# Extending Random Deviate Generation Using CDF Inversion Method with Iterative Newton-Raphson, Improved Results?

As a test example for my assertion, I applied a Monte Carlo inversion method to generate random deviates for the case of the Erlang-distribution, whose cumulative distribution can be expressed as:

$$F(x) = 1- \sum\limits^{k-1}_{n = 0} \frac{1}{n!} exp(-λx)(λx)^n$$

Or, for example, in the case k=3, one can write:

$$(1- F(x))exp(λx) = 1 + λx + 1/2(λx)^2$$

Following the standard process for the Monte Carlo inversion method to simulate an Erlang random deviate, one can set 1-F(x) = U, a generated Uniform random deviate. Further, taking the natural log of both side (log transform is apparently required for convergence):

$$Ln(U) + λx = ln(1 + λx + 1/2(λx)^2)$$

Implementing a numerical analysis Newton-Raphson method (NRM) to derive a solution for 'x' yielding a Erlang distribution random deviate, I define a function g(x), which should approach zero with an exact solution value for ‘x’, as:

$$g(x) = ln(U) + λx - ln(1 + λx + 1/2(λx)^2) -> 0$$

One also needs the derivative of g(x) with respect to x for the implementing the NRM:

$$g’(x) = λ - ( λ + λ^2 x)/(1 + λx + 1/2(λx)^2)$$

With the NRM, the next iterative value is given by:

$$x_{i+1} = x_{i} - g(x_i)/g’(x_i)$$

where I employed the random uniform deviate (U) as the initial starting guess value for 'x' and repeated six cycles where it was evident that $$g(x_{i+1})$$ did, in fact, approach zero.

Per a worksheet implementation, I witnessed successful convergence of g(x) to 0.0000xxxx or better for all 100 generated Erlang random deviates in test runs. In particular, when k=3 and λ=1.5, observed, for example, a sample mean of 2.45 (expected 2.00) and a variance of 1.14 (expected 1.333).

When I performed a related analysis for k=2, I generally observed more precision in estimates of mean and variance, and even a greater accuracy for the expected ratio of the sample mean to variance (which should be λ).

So, for other seemingly non-invertible CDF, this numerical analysis based methodology may be of assistance. Further, I suspect this method may actually perform better than other ad hoc methods in both efficiency and accuracy in generating random deviates.

Support for my supposition, per the cited Wikipedia source on the Erlang distribution, on generating Erlang-distributed random variates, the approximate suggested methodology is the sum of minus the natural log of k uniform random deviates, scaled by the inverse of λ, which first employs multiple uniform random deviates and clearly is but an approximation.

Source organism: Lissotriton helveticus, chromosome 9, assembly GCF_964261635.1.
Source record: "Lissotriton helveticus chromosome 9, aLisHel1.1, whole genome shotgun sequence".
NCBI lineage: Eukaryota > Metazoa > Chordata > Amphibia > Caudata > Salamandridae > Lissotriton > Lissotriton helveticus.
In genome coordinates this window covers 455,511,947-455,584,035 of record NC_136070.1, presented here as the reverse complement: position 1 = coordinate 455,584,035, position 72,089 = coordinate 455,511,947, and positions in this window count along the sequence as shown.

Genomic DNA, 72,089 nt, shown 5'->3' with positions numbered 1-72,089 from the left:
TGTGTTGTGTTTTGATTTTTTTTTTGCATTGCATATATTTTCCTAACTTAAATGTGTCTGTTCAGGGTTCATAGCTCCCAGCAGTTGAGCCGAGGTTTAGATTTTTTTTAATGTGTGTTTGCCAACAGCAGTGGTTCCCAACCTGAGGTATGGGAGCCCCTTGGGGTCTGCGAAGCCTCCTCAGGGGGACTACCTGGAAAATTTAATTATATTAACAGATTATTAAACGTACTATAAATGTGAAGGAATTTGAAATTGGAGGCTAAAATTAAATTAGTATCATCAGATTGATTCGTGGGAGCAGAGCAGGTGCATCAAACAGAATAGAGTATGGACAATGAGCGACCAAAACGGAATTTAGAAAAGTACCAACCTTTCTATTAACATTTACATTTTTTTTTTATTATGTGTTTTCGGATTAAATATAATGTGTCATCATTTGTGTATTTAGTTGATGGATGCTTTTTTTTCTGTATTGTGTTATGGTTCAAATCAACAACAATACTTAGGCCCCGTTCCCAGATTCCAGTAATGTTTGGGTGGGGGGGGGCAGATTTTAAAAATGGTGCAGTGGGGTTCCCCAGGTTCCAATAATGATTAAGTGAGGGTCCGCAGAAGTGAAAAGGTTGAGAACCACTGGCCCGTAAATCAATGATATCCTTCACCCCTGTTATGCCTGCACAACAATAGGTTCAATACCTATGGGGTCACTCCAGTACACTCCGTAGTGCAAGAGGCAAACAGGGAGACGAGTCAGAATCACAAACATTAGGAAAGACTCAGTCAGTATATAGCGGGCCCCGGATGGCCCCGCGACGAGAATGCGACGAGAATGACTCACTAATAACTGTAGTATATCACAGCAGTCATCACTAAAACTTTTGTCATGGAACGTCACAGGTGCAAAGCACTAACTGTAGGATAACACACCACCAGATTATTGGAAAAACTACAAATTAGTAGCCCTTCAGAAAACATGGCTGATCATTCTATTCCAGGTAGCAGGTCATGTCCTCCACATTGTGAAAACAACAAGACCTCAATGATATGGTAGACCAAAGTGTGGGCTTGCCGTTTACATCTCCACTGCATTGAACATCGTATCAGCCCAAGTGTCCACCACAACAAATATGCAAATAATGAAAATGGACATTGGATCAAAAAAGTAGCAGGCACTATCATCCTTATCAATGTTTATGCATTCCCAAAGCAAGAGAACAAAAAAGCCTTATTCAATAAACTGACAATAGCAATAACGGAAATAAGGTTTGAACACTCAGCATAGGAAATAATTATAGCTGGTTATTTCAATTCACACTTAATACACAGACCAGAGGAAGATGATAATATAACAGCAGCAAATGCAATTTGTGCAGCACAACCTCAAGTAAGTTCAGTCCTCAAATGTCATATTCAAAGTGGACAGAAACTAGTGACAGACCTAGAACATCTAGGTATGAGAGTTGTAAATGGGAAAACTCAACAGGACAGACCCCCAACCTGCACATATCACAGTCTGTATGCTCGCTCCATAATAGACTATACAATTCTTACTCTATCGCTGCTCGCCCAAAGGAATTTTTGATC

• Could you precise what you mean by "ad hoc methods"? Jun 3, 2020 at 15:00
• On 'ad hoc', relatedly for the Gamma distribution random deviate generation is, for example, the Ahrens-Dieter acceptance–rejection method as cited here en.wikipedia.org/wiki/Gamma_distribution . Jun 4, 2020 at 14:22
• Thanks: Acceptance-rejection is an exact method so I do not understand in which sense it is ad hoc, especially when optimised. Devroye (1986, section IX.3) discusses the optimal strategies for different ranges of the Gamma scale, with acceptance probabilities being lower bounded. Jun 4, 2020 at 15:45
• True an exact method, but I would not consider it as intuitive as, for example, the path to solution via the CDF inversion method (proceed to solve directly or by numerical methods). Jun 4, 2020 at 17:00
• The other side of the coin is that the inverse CDF may cost much more to compute than running an accept-reject with optimised parameters. Jun 4, 2020 at 17:21

The Erlang(k) distribution is exactly the distribution of the sum of $$k$$ Exponential(1) random variables, which is exactly the distribution of the sum of $$k$$ natural logarithms of uniform variables. So for random number generation it's not an approximation and any difference between the empirical CDF and the Erlang CDF is sampling variation that should be there. (You can still improve on the sum-of-$$k$$-log-uniforms approach for speed when $$k$$ is large, and the case of non-integer $$k$$ doesn't have a simple exact algorithm).

Your approach of taking a starting value and doing Newton-Raphson to improve on it is useful (and sometimes used) for evaluating the quantile function as part of the inversion method in situations where there isn't a straightforward exact method and where there's no closed form for the quantile function. For example, R uses inversion (by default) to generate Normal random variates, and evaluates the quantile function using a starting approximation (a rational polynomial) followed by Newton-Raphson. See in qnorm.c

*  DESCRIPTION
*
*  Compute the quantile function for the normal distribution.
*
*  For small to moderate probabilities, algorithm referenced
*  below is used to obtain an initial approximation which is
*  polished with a final Newton step.
*
*  For very large arguments, an algorithm of Wichura is used.


For Erlang-type distributions non-integer $$k$$ or large $$k$$ (and for general Gamma distributions) there are other exact (up to rounding) approaches for random-number generation in this context. For example, R uses rejection sampling (an algorithm by Ahrens & Dieter), which appears to be faster than inversion.

• I have compared, for the special case of the Erlang-distribution (so a generalization of results to other distributions may not be valid), the inversion root method with NRM, to the procedure based on the sum of k natural logarithms of uniform variables. For the case k=3, the process based on the sum of k natural logs of k uniforms, base on routine sample mean and variance comparisons, appears to be superior, however, I did not look at higher moments, or extreme values occurrence. Jun 4, 2020 at 16:53